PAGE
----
7. Using factory functions

7.1. Understanding factory functions

7.1.1. Avoiding repetition (the DRY principle)

7.1.2. Improving test code by following a pattern

7.1.3. Understanding the trade-offs of factory functions

7.2. Creating a store factory function

7.2.1. Overwriting default options in factory functions

7.3. Creating a wrapper factory function

7.4. Summary

7.5. Exercises

8. Testing Vue Router

8.1. Understanding Vue Router

8.1.1. Avoiding page loads

8.1.2. Adding Vue Router to the project

8.2. Testing Routes

8.2.1. Testing routes implicitly

8.2.2. Testing routes explicitly

8.3. Testing Router properties

8.3.1. Avoiding common gotchas

8.3.2. Testing the $route property

8.3.3. Testing the $router property

8.4. Testing Router components

8.4.1. Understanding router-view

8.4.2. Testing router-view

8.5. Using Vuex with Vue Router

8.5.1. Adding the route to the store

8.5.2. Adding pagination with router params

8.6. Summary

8.7. Exercises

9. Testing mixins and filters

9.1. Testing mixins

9.1.1. Understanding mixins

9.1.2. Testing mixins

9.1.3. Testing local mixins in components

9.1.4. Testing global mixins in components

9.2. Testing Filters

9.2.1. Testing filters

9.2.2. Testing filters that use Date.now

9.2.3. Testing filters in components

9.3. Summary

9.4. Exercises

10. Writing snapshot tests

10.1. Understanding snapshot tests

10.1.1. Testing style with snapshot tests

10.1.2. Adding snapshot tests to your workflow

10.2. Writing snapshot tests

10.2.1. Writing snapshot tests for static components

10.2.2. Writing snapshot tests for dynamic components

10.2.3. Writing snapshot tests for components that use Vuex

10.3. Summary

10.4. Exercises

11. Testing server-side rendering

12. Testing events

13. Writing end-to-end tests


Appendix A: Setting up your environment

A.1. Choosing a text editor

A.2. Using the command line

A.3. Installing Chrome

A.3.1. Using Chrome DevTools

A.4. Installing Vue.js devtools Chrome extension

A.5. Installing Node and npm

A.5.1. Installing Node with the one click installer

A.5.2. Installing Node with homebrew

A.5.3. Installing Node with Linux package managers

A.5.4. Installing with NVM

A.5.5. Verifying node and npm are installed

A.6. Installing Git

A.7. Starting a new chapter

Appendix B: Running the production build

B.1. Understanding the production build

B.2. Building for production

B.3. Running the Hacker News production build locally

B.4. Hosting the application

Appendix C: Styling the hacker news app components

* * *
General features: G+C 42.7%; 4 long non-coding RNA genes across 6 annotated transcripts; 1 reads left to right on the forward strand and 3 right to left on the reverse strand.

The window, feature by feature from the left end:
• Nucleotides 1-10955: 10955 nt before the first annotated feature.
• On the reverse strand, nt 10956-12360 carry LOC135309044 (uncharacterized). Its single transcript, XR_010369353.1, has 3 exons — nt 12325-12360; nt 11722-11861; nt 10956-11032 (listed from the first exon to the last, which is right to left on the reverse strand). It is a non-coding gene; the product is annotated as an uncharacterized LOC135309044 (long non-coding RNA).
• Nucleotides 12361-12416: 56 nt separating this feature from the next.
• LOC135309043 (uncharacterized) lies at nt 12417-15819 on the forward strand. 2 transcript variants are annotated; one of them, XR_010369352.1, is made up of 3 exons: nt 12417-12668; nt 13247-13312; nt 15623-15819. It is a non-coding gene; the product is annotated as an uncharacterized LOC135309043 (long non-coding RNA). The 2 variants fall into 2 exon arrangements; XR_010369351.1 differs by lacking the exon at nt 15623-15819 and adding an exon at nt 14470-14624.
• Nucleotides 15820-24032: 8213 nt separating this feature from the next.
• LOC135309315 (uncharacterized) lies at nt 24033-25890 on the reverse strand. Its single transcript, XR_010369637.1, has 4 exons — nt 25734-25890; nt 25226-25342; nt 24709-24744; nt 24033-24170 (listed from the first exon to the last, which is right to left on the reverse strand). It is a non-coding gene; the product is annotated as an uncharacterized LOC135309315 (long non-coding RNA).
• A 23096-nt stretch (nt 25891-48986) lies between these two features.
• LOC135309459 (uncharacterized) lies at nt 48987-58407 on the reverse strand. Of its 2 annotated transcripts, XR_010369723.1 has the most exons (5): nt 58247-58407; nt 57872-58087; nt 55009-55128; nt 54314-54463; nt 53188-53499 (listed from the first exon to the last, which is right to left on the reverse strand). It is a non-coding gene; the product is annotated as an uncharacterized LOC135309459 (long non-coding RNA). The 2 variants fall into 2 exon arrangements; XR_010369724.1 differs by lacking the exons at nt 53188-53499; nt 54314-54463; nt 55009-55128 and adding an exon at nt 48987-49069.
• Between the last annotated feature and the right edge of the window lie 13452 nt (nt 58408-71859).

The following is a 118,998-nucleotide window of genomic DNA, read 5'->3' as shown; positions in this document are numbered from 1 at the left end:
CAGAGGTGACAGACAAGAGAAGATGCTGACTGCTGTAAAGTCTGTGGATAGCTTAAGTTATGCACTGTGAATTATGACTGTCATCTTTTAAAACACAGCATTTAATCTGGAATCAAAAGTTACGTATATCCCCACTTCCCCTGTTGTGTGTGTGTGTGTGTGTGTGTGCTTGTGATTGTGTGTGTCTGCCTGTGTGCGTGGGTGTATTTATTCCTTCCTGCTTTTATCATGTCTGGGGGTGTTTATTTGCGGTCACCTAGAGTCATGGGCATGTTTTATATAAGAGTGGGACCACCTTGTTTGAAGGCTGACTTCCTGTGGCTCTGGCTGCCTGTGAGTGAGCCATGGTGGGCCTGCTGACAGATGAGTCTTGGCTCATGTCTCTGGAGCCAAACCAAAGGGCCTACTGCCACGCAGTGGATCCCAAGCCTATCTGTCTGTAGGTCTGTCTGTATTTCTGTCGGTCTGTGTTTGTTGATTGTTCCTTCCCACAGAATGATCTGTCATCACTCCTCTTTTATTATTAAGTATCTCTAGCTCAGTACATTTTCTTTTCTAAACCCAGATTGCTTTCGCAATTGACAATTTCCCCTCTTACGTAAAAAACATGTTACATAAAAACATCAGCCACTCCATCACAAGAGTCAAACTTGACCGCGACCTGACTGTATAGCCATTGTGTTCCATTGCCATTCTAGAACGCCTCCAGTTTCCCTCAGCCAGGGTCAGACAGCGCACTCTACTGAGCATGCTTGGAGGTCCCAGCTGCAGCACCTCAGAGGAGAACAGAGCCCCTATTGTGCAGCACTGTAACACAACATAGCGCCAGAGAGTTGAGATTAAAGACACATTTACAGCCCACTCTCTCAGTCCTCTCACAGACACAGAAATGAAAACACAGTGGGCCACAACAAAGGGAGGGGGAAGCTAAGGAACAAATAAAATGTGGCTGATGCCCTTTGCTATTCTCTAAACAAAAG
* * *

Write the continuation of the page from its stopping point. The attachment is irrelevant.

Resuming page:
C.1. Using this appendix

C.2. Chapter 3 components

About the Technology

Vue.js is one of the fastest growing and most popular open-source JavaScript frameworks around. Vue's meteoric success is found in its simplicity and short learning curve, but few resources are available to teach you how to test a Vue application effectively and efficiently. None of those resources are comprehensive—a blog post here, a chapter there. This book will put an end to your search!

About the book

Testing Vue.js Applications is a comprehensive guide to testing Vue components, methods, events, and output. Author Edd Yerburgh, creator of the Vue testing utility avoriaz, teaches you how to set up effective testing practices. You'll use the Jest framework to run tests for a Hacker News application built with Vue, Vuex and Vue Router. You'll especially appreciate the instantly-useful tips and best practices distilled from the author's extensive hands-on development experience.

What's inside

  • Building and testing component output, method, and events
  • Running unit tests, snapshot tests, and end to end tests in Jest
  • Testing server-side rendering
  • Testing Vuex and Vue-router
  • Creating and testing Vue mixins

About the reader

Written for developers with an intermediate knowledge of JavaScript, HTML, and CSS and a basic understanding of Vue.js. Some experience with ES6 is helpful, but not required.

About the author

Edd Yerburgh is an experienced JavaScript developer and Vue core contributor. He is the main author of the official Vue test library and a prominent figure in the Vue testing community..

Manning Early Access Program (MEAP) Read chapters as they are written, get the finished eBook as soon as it’s ready, and receive the pBook long before it's in bookstores.
MEAP combo $44.99 pBook + eBook + liveBook
MEAP eBook $35.99 pdf + ePub + kindle + liveBook

FREE domestic shipping on three or more pBooks

The book is a very good introduction to not just testing Vue.js applications, but for automated testing in general.

Viktor Nemes

It's a very good introduction to the subject even if you've little experience of Vue.

Tom Madden

Mr. Yerburgh clearly knows what he wrote about. He took what I consider the second most boring part of application development and made it enjoyable to watch the tests go from failing to passing!

Dan Posey